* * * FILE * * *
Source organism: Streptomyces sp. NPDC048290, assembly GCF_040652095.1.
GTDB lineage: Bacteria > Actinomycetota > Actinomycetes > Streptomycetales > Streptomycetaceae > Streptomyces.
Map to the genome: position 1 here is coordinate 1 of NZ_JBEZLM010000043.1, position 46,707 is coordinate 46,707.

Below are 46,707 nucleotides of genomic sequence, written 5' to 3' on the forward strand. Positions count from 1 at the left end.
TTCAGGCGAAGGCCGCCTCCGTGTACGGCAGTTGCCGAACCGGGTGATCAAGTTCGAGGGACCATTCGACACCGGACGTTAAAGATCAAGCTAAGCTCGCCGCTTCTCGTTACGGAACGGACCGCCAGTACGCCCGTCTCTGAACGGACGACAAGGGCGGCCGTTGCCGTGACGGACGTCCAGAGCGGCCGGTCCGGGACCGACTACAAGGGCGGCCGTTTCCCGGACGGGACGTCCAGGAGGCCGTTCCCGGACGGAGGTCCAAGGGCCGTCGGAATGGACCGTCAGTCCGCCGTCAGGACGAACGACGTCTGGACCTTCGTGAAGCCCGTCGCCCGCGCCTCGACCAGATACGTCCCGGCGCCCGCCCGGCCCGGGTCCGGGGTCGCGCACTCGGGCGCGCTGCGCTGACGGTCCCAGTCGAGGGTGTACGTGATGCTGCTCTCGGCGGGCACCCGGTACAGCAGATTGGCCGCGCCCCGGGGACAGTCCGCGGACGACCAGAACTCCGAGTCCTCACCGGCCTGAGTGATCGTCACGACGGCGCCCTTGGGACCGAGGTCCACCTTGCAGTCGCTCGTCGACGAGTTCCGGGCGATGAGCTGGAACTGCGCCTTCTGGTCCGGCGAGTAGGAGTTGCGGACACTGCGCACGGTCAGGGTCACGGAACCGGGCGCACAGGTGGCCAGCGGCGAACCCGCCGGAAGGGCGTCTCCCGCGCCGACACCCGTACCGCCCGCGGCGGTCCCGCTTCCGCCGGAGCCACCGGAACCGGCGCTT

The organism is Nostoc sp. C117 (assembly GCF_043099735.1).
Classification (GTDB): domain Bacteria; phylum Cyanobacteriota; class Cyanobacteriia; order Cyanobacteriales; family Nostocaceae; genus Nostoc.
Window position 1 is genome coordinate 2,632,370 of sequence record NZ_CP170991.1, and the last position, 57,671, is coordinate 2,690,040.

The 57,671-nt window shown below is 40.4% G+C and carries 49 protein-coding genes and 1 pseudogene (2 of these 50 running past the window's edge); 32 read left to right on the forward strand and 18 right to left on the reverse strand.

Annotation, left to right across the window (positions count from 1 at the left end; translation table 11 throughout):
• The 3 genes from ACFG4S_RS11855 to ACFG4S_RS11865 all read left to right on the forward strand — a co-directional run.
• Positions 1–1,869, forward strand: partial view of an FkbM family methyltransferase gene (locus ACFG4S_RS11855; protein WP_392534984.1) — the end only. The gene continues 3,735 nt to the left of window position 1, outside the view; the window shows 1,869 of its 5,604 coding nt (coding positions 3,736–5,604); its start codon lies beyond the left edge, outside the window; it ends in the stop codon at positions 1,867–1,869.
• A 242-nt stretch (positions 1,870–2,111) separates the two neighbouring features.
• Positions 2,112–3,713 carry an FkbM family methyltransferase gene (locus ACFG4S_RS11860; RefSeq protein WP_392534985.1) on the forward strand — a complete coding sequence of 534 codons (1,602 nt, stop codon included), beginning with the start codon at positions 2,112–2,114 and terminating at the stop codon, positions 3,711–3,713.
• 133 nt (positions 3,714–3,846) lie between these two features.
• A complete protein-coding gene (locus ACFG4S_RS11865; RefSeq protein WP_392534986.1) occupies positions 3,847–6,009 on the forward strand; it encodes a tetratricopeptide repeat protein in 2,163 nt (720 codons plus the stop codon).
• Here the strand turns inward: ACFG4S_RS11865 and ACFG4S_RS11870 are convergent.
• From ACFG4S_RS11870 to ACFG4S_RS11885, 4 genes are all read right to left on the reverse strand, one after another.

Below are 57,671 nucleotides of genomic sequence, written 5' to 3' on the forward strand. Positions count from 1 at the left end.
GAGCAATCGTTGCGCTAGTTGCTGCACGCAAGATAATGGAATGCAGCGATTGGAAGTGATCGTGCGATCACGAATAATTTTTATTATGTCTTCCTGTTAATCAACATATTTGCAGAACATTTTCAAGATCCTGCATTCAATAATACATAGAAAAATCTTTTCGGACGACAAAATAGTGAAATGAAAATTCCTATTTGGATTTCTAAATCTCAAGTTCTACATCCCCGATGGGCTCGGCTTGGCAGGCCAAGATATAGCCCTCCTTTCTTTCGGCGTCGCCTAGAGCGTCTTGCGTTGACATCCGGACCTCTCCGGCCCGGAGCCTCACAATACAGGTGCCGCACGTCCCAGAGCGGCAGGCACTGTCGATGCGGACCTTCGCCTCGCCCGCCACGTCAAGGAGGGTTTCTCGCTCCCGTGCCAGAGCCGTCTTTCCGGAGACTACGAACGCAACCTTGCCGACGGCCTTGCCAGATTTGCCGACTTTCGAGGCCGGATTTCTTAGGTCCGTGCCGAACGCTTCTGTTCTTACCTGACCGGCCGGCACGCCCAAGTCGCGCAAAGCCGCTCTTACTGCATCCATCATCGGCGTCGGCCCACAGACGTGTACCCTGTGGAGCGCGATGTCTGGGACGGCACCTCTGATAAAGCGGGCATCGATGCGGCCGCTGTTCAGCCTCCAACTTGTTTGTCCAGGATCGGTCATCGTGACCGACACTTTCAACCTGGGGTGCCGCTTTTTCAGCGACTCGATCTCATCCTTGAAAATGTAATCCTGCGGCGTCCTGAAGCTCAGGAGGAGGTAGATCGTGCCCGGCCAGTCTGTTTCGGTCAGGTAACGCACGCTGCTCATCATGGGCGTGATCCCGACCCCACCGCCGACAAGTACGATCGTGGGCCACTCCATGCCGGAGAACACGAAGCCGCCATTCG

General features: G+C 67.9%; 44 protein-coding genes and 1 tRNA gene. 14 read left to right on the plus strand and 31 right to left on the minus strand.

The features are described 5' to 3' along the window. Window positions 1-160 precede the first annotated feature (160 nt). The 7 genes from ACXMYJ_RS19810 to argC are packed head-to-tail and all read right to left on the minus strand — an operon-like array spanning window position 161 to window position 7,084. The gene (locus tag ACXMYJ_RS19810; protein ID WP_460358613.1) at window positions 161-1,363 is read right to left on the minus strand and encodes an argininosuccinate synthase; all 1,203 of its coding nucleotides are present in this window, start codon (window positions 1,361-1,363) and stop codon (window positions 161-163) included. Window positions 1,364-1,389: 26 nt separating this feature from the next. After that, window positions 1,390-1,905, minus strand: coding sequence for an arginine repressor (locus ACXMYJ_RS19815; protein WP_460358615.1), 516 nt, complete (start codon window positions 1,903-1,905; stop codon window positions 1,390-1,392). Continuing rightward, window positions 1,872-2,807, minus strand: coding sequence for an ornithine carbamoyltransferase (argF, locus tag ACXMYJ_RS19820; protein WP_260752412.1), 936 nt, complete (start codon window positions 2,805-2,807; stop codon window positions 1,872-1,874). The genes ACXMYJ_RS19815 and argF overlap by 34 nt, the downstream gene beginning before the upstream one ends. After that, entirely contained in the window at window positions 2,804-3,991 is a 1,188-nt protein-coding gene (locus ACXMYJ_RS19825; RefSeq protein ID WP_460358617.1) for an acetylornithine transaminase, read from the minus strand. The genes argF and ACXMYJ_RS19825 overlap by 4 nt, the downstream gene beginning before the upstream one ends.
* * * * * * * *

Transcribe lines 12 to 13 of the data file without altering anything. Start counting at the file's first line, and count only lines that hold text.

• Positions 1–1,869, forward strand: partial view of an FkbM family methyltransferase gene (locus ACFG4S_RS11855; protein WP_392534984.1) — the end only. The gene continues 3,735 nt to the left of window position 1, outside the view; the window shows 1,869 of its 5,604 coding nt (coding positions 3,736–5,604); its start codon lies beyond the left edge, outside the window; it ends in the stop codon at positions 1,867–1,869.
• A 242-nt stretch (positions 1,870–2,111) separates the two neighbouring features.